How Wolfowitz Is Struggling to Lead the World Bank

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Paul Wolfowitz is used to getting his own way. As deputy defense secretary, Wolfowitz helped plan the U.S. invasion of Iraq; as a central figure in the Bush Administration's neoconservative camp, the former ambassador to Indonesia was one of the chief architects of the White House's ambitious and controversial plan to reshape the Middle East. When Wolfowitz took over as the president of the World Bank last year, he told TIME he would be "results driven."

But Wolfowitz is fast discovering that getting your way and getting results at one of the world's most powerful and complicated multilateral development agencies is no easy task. At a meeting in Singapore on Monday, the Bank's shareholder governments agreed to Wolfowitz's anti-corruption strategy but only if they oversee its management. Wolfowitz had wanted the Bank to disburse loans and grants based on the recipients' anti-corruption efforts, but the 24 members of the Development Committee, the World Bank's governing body, also insisted that the Bank use incentives rather than threaten sanctions to induce good behavior. The Bank's focus, stated the Development Committee, will remain on promoting good governance rather than merely going after corruption.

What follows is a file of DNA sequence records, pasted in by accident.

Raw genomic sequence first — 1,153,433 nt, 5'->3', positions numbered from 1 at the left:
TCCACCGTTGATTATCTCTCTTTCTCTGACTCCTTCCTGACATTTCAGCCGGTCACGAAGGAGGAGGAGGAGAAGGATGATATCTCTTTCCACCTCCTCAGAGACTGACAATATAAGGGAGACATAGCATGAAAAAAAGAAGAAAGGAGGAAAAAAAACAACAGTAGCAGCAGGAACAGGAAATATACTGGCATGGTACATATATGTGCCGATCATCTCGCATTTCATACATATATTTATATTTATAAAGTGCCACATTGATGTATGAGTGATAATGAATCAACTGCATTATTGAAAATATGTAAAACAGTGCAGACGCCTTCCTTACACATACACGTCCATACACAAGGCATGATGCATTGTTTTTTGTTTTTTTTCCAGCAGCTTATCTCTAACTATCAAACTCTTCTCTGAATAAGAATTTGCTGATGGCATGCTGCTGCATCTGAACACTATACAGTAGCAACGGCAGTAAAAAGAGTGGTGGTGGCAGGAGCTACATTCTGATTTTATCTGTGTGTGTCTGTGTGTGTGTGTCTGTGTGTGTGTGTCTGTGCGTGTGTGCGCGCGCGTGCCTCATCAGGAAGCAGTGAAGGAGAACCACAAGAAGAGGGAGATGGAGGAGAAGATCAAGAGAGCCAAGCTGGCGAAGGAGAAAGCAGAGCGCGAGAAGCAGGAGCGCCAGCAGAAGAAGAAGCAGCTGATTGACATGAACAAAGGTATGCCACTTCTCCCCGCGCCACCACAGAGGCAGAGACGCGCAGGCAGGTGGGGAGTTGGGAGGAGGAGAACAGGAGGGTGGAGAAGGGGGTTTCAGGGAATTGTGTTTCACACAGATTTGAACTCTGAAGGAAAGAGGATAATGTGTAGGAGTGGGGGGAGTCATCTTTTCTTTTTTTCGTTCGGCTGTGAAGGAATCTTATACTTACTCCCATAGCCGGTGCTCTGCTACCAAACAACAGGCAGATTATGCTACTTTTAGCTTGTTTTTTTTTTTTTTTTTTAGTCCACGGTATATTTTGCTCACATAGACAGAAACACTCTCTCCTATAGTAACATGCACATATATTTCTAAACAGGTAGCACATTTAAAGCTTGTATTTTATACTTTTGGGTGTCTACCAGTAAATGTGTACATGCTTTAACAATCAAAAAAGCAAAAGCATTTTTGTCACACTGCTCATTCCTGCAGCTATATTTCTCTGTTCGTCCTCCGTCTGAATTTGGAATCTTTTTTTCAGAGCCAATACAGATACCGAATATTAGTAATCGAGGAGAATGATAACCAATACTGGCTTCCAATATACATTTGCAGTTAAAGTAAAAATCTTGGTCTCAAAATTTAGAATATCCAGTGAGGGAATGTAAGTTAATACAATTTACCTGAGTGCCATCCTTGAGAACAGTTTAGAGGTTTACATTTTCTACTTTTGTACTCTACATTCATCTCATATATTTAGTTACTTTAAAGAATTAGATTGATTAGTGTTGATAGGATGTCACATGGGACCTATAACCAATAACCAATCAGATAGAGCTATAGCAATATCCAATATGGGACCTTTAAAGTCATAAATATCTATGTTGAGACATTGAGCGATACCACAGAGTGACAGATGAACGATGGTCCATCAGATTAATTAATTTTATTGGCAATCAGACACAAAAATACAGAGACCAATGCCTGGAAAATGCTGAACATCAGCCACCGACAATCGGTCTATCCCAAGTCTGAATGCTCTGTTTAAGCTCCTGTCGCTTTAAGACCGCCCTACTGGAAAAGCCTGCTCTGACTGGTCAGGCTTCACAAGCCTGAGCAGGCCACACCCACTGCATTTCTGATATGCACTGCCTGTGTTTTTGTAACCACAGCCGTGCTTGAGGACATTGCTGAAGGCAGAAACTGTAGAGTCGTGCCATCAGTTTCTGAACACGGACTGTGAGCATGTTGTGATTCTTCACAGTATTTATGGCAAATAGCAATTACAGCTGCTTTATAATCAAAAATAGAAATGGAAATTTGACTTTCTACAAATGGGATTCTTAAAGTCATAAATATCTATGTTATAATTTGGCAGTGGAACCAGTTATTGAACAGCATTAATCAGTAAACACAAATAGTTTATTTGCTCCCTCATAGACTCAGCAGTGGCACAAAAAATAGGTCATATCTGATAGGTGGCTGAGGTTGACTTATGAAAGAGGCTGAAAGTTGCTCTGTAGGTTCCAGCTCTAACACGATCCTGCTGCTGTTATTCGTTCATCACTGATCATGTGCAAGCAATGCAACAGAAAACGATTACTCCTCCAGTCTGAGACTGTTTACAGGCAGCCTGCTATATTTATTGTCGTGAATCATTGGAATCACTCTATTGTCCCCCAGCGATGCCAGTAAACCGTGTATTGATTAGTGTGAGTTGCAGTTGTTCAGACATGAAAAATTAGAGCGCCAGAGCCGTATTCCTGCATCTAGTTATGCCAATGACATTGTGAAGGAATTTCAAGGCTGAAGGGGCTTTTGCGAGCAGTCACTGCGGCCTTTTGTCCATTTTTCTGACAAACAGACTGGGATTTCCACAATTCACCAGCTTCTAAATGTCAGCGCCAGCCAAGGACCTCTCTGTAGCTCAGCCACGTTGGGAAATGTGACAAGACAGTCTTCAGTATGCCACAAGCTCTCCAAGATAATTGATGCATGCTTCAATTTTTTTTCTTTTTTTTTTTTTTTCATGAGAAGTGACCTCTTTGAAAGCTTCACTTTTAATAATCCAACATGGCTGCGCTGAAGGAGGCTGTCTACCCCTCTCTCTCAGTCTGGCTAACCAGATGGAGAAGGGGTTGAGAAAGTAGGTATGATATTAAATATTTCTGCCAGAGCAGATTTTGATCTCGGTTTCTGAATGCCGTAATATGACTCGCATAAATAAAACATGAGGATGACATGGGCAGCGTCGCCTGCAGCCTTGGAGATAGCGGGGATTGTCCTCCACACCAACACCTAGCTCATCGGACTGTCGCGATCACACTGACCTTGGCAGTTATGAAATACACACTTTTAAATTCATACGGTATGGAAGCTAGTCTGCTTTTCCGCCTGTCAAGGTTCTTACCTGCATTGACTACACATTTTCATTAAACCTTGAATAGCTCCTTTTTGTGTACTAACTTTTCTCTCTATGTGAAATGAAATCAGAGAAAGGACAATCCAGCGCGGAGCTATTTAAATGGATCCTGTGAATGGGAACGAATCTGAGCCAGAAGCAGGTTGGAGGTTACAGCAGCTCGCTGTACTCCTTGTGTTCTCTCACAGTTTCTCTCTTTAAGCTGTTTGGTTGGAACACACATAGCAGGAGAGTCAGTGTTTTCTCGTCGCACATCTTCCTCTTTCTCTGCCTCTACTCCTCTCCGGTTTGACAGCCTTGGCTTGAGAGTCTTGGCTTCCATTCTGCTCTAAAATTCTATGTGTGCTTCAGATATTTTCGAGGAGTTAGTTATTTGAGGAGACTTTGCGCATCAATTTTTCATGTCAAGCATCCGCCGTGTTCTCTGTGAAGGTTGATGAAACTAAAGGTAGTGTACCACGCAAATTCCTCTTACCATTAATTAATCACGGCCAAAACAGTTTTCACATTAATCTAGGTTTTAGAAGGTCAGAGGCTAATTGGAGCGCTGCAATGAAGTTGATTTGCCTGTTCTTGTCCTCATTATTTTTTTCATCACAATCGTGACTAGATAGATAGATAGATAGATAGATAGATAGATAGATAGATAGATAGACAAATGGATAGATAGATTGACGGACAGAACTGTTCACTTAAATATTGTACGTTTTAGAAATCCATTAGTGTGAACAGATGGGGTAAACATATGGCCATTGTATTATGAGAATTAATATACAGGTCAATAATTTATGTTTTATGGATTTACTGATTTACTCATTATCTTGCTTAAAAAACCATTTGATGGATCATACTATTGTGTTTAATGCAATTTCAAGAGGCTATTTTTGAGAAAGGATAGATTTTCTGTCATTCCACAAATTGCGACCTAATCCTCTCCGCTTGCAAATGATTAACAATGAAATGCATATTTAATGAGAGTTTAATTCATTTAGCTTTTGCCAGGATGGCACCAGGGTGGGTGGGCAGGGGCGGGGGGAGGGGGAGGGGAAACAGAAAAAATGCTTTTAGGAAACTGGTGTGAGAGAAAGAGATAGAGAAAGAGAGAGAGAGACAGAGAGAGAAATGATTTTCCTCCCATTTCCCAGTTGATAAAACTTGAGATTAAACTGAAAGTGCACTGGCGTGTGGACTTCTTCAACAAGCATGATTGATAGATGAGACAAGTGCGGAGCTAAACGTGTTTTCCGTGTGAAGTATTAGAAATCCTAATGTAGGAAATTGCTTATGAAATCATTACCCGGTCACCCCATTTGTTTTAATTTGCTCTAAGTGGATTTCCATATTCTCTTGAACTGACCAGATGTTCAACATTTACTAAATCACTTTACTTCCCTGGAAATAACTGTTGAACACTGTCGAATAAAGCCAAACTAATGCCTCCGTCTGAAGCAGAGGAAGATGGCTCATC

The decision was engineered by European and developing countries who worry that Wolfowitz has become obsessed with corruption to the exclusion of other issues. They were angry last year when Wolfowitz suspended $1 billion worth of projects in Bangladesh, Chad, Congo, Ethiopia, India and Kenya because of corruption. The funding resumed after countries agreed to implement anti-graft safeguards — measures that Wolfowitz's critics called window dressing.

European leaders argue that Wolfowitz's decision didn't take into account the circumstances that some countries faced — Congo, for instance, is recovering from a civil war. The Europeans are also critical of the Bank's recent move to measure the quality of governance in countries. European Union development boss Louis Michel told the Development Committee that such a qualitative ranking of countries had limited use. Development needs "dialogue and positive incentives rather than sanctions and conditionality," Michel told the Committee. "Governance can not be limited to fight against corruption. It would be inefficient, superficial and non-sustainable."

At the end of Monday's meeting Wolfowitz said there was "a lot accomplished." But, he conceded, improving governance was a long-term project that will "take place over time, not happen overnight." Just like getting your own way, sometimes.